Maize shortage hits Uganda
Saturday, 23rd July, 2011
AN acute maize shortage has hit the country, leading to skyrocketing prices of grains and flour. A number of institutions and families that rely on maize for food have been heavily affected.
The director for crop resources in the Ministry of Agriculture, Opolot Okasai, confirmed the shortage, pointing out that farmers have sold everything.
?When we get into the harvest season, there is always shortage of maize because farmers sell off old stock,? he said.
Okasai added that the shortage will pass in the coming two to three weeks.
He also warned that poor rains at the beginning of the year have dashed the country?s hopes for a better harvest.
He said Uganda expected to produce between 1.6 ? 1.8 million tonnes. ?We had aimed at surpassing our output last year, but the meteorological department has warned that rains will be lower and poorly distributed,? he said.
?We had long dry spells, so we think at best we will be able to maintain last year?s production,? he added.
According to the Uganda Exports Promotion Board, Uganda earned sh74b from maize in 2009 up from sh46b in 2008. Last year?s production rose by 5.5% from 2009?s output of 1.8 tonnes.
Okasai said production was largely driven by expanding demand in the neighbouring countries.
?The Government is also rapidly extending the reach of farmer advisory services and distribution of high yielding seeds, which boosted output per acre in 2010,? he said.
Uganda consumed 1.2 million tonnes of maize last year, much of it bought by the World Food Programme for relief operations in South Sudan and DR Congo.
Okasai said the Government was pursuing efforts to expand milling capacity in the country to add value and fetch higher earnings from exports of the crop.
A Saturday Vision survey in the maize growing districts of Kapchorwa, Bukwo, Kween, Mbale, Sironko, Bulambuli, Manafwa and Bududa, established that stores were empty. Sebei and Bugisu regions produce700,000 tonnes of maize out of a total national produce of 1.8 million tonnes. According to Okasai, this year?s harvest will drop to 1.6 million tonnes.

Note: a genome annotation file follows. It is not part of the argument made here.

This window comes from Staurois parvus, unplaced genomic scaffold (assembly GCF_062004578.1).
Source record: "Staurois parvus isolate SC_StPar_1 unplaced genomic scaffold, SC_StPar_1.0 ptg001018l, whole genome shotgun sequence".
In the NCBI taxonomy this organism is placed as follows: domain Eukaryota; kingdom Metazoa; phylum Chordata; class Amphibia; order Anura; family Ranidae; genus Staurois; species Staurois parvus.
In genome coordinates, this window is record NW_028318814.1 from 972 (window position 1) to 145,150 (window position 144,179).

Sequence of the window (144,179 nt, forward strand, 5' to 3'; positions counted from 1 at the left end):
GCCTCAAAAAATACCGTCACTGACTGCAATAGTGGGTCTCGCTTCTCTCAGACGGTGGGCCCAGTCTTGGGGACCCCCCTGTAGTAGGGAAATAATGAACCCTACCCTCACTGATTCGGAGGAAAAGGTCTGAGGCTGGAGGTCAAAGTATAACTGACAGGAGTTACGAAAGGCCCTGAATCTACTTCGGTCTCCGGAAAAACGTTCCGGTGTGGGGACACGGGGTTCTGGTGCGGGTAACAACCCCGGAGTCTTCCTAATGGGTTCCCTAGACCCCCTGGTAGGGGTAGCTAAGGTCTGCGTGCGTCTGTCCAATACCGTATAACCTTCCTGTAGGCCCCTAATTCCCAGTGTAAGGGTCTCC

Leaders Saturday Vision talked to, said while the drought may have played a role, farmers were also to blame for selling off all old stock.
Uganda consumes an estimated 1.1 million tonnes, while the rest is exported to South Sudan, Eastern Congo and Kenya, due to the attractive prices there.
The Bukwo district chairperson, Wilson Manjara, said farmers had sold all their maize to Kenya, causing a shortage.
The Bukwo NAADS coordinator, Franklin Kityo, added that many farmers in Sebei had sold their maize to Kenya due to bad roads and low prices in Uganda. A 100kg bag of maize goes for sh130,000 in Uganda, while in Kenya, it goes for sh200,000.
In Kapchorwa, the retail price of a kilo of maize is sh1,600 up from sh150 in the past season, while a kilo of flour has jumped to sh2,400 from sh500. In Mbale, a kilo of maize grain had risen from sh800 two months ago, to sh1,300, while flour cost sh1,700 from sh1,200.
Sylvester Ocaatum, the Teso College Aloet headmaster, said they had been hit hard. ?We had budgeted sh1,000 for each kilo of flour. But it is now sh2,400.?
In Kampala, the flour costs between sh1,400 and sh2,600. Sarah Birungi, a trader at St. Balikuddembe Market said a bag of 100kg costs between sh220,000 and sh240,000
However, in Hoima, Kibaale and Kiryandongo, maize prices have dropped following the bumper harvest.
John Murungi, a maize dealer in Kiryatete along Hoima-Fort Portal Road, said a kilo of grain, which cost sh1,300 in May, is now at sh700. In Kibaale, it costs sh600, down from sh1,200, according to Edirisi Tibenda of Kagadi market.
By Frederick Womakuyu, Violet Nabatanzi, Raymond Baguma, Saudha Nakandha, Robert Atuhairwe : The New Vision Newspaper